# Jupyter Notebook Showcase¶

by Ian McLoughlin ([email protected])

This notebook demonstrates the analysis of a data set using the Python programming language.

The notebook is hosted on GitHub.

You can take this interactive notebook and play around with it: https://goo.gl/SbYMqr.

Note: unfortunately, Google haven't updated their packages yet so you'll have to uncomment and run the following code if you're running it on Collaboratory.

In [1]:
#!pip install --upgrade seaborn


## A bit of context¶

#### My objectives in this talk are to:¶

1. Demonstrate that programming is accessible to non-computing students.
2. Discuss the pros and cons of Graphical User Interfaces in data analytics.
3. Widen understanding of the formal sciences.

#### A few talking points¶

• Notebooks are useful for students of all disciplines (formal sciences, natural sciences, social sciences, engineering, etc.)
• Notebooks are documents that blend text, mathematical notation and runnable code, and can be run from a browser.
• We'll soon have our first wave of incoming students having taken Computer Science at second level.
• That might foster a discussion about what programming is - maybe it's just a skill.

We'll look at the well-known Iris data set.

It was collected by Ronald Fisher (above).

Fisher is famous for The Design of Experiments including the Lady Tasting Tea problem and ANOVA amongst other things.

Using Python, we can easily load a comma separated values (CSV) file to analyse it.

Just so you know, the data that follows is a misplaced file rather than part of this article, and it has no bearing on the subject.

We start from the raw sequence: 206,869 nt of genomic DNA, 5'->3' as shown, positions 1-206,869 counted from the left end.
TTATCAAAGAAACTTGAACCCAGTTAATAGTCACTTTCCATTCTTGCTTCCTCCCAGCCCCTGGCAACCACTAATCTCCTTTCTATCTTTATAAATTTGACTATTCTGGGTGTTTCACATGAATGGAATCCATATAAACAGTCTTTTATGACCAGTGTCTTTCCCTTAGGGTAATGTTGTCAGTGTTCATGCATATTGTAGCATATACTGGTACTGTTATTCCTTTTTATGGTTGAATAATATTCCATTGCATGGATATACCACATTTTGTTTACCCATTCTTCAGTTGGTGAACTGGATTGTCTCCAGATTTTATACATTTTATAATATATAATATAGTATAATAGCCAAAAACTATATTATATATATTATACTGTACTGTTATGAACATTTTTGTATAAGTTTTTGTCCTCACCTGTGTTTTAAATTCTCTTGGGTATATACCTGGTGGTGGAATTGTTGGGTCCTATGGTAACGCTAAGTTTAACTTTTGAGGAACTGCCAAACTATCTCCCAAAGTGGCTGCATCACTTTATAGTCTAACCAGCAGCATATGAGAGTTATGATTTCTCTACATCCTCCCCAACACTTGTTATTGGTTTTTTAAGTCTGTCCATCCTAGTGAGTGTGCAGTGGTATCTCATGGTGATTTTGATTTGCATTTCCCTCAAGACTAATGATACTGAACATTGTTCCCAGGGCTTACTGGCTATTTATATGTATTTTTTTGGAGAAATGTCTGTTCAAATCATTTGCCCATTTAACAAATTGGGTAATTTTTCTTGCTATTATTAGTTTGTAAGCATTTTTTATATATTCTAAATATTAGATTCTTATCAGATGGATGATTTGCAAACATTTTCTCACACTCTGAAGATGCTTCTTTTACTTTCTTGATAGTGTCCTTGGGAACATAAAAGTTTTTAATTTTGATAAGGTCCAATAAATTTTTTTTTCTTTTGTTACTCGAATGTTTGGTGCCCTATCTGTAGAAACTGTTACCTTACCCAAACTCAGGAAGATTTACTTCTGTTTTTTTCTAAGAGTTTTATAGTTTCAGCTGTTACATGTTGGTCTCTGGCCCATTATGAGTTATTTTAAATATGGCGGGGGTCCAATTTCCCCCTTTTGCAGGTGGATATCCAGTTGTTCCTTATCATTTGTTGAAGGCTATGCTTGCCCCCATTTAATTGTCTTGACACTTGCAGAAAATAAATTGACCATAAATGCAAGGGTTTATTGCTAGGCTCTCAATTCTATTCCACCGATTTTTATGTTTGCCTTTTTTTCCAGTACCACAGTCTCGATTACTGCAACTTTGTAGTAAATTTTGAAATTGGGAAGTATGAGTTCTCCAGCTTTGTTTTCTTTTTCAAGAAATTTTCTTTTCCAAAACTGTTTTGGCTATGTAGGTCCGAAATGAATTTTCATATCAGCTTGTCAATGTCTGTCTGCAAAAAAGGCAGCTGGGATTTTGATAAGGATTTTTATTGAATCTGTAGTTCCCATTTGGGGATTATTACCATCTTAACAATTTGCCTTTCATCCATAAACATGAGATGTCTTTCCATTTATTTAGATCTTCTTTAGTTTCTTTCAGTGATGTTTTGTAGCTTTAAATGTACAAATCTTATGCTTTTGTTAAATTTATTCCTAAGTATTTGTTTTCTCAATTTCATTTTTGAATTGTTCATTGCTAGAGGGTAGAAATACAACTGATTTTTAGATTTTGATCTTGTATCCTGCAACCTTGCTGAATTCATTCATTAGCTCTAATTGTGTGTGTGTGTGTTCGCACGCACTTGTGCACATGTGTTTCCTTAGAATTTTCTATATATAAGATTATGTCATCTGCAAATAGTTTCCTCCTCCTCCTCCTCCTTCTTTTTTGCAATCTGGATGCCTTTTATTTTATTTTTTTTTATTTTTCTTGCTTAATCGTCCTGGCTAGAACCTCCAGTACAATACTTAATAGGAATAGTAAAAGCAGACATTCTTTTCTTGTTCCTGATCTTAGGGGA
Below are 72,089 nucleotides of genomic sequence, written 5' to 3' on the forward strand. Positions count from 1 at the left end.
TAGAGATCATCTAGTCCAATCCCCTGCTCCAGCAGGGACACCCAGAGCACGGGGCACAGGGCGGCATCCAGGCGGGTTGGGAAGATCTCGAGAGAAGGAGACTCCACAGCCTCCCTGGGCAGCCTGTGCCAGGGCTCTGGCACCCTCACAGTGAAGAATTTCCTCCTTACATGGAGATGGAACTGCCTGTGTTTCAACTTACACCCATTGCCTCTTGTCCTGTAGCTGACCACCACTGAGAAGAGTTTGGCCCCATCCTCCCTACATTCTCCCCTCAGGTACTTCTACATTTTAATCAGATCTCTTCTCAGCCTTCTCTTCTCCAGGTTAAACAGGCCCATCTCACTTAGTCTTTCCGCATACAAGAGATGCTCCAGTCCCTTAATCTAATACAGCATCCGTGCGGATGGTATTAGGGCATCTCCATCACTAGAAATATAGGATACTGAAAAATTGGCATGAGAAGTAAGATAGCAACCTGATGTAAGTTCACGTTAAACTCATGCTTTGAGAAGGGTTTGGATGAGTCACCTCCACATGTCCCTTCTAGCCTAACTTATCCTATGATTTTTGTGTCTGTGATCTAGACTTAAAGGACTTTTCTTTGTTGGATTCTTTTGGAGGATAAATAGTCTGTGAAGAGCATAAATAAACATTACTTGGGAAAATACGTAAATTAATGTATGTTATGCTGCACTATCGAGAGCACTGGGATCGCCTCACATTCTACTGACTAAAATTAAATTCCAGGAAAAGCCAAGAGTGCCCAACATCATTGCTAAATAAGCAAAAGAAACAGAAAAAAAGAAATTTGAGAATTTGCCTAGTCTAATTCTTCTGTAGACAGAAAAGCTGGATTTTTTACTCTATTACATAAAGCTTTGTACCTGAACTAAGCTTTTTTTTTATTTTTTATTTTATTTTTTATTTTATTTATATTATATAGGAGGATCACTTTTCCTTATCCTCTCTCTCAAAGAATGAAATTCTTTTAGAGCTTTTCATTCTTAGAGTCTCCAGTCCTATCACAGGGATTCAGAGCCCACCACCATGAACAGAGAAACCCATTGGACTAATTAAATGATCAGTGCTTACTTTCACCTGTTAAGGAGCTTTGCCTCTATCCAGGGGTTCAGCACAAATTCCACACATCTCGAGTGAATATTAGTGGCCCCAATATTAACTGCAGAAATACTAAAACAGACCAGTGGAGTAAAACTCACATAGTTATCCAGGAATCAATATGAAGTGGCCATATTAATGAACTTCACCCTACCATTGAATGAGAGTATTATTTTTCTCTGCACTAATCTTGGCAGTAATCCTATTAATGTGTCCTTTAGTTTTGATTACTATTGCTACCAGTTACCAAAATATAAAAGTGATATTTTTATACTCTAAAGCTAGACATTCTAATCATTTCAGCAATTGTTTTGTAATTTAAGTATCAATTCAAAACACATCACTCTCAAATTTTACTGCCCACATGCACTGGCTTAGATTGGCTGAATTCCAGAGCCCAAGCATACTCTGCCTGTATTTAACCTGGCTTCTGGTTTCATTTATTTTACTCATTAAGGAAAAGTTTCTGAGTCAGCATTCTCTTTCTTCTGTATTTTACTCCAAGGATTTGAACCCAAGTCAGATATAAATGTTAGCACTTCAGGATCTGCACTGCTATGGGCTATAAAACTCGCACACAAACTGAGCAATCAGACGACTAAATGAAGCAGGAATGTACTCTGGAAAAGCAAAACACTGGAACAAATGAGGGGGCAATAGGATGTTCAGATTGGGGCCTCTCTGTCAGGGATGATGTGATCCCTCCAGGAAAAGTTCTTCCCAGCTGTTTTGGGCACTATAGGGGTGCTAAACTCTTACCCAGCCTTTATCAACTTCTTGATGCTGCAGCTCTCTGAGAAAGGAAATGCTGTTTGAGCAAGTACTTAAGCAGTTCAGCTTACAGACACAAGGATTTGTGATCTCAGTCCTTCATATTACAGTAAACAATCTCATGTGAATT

In [2]:
# pandas is a Python package for investigating data sets.
import pandas as pd

# We can load a CSV file directly from a URL.

# Have a look at the first five rows of the data set.

Out[2]:
sepal_length sepal_width petal_length petal_width class
0 5.1 3.5 1.4 0.2 setosa
1 4.9 3.0 1.4 0.2 setosa
2 4.7 3.2 1.3 0.2 setosa
3 4.6 3.1 1.5 0.2 setosa
4 5.0 3.6 1.4 0.2 setosa

## Plot the data¶

The data set contains five variables, and so is difficult to visualise. Luckily somebody has written a Python package called seaborn with a lovely plot suited to it.

In [3]:
# Set up our Jupyer notebook to display plots nicely.
%matplotlib inline

In [4]:
# Set the default plot size.
import matplotlib.pyplot as plt
plt.rcParams['figure.figsize'] = (10, 8)

In [5]:
# seaborn is named after Rob Lowe's character in The West Wing.
import seaborn as sns

# A pair plot will create a matrix of scatter plots.
pp = sns.pairplot(df, hue="class", palette="husl")


## Formulate a problem¶

Fisher was interested in knowing whether the class could be predicted from the other variables.

$$f(sl, sw, pl, pw) = class$$

Can we figure out a good $f$ from the data set?

## Try a simpler problem¶

The setosa class looks quite a bit different to the other two.

In [6]:
# Let's single out two of the numeric variables.
sns.scatterplot(x="petal_length", y="sepal_width", hue="class", data=df)

Out[6]:
<matplotlib.axes._subplots.AxesSubplot at 0x2899d16a198>
In [7]:
# Adapted from https://stackoverflow.com/questions/22491359/least-squares-linear-classifier-in-matlab
# Note the code here is a little more involved, but it can likely be simplified.

# Numerical package for Python
import numpy as np

# A will have three columns: petal lengths, sepal widths and a column of 1's.
A = df[['petal_length', 'sepal_width']].values
A = np.hstack([A, np.ones([A.shape[0], 1])])

# b is a column matrix that contains a 1 eveywhere there's a setosa and -1 elsewhere.
b = (df['class'] == 'setosa').map({True: 1, False: -1})

# Find the best x in Ax=b.
x = np.linalg.lstsq(A, b)[0]

# Now we can plot the line on top of the previous plot.
sns.scatterplot(x="petal_length", y="sepal_width", hue="class", data=df)

u = np.array([min(df['petal_length']), max(df['petal_length'])])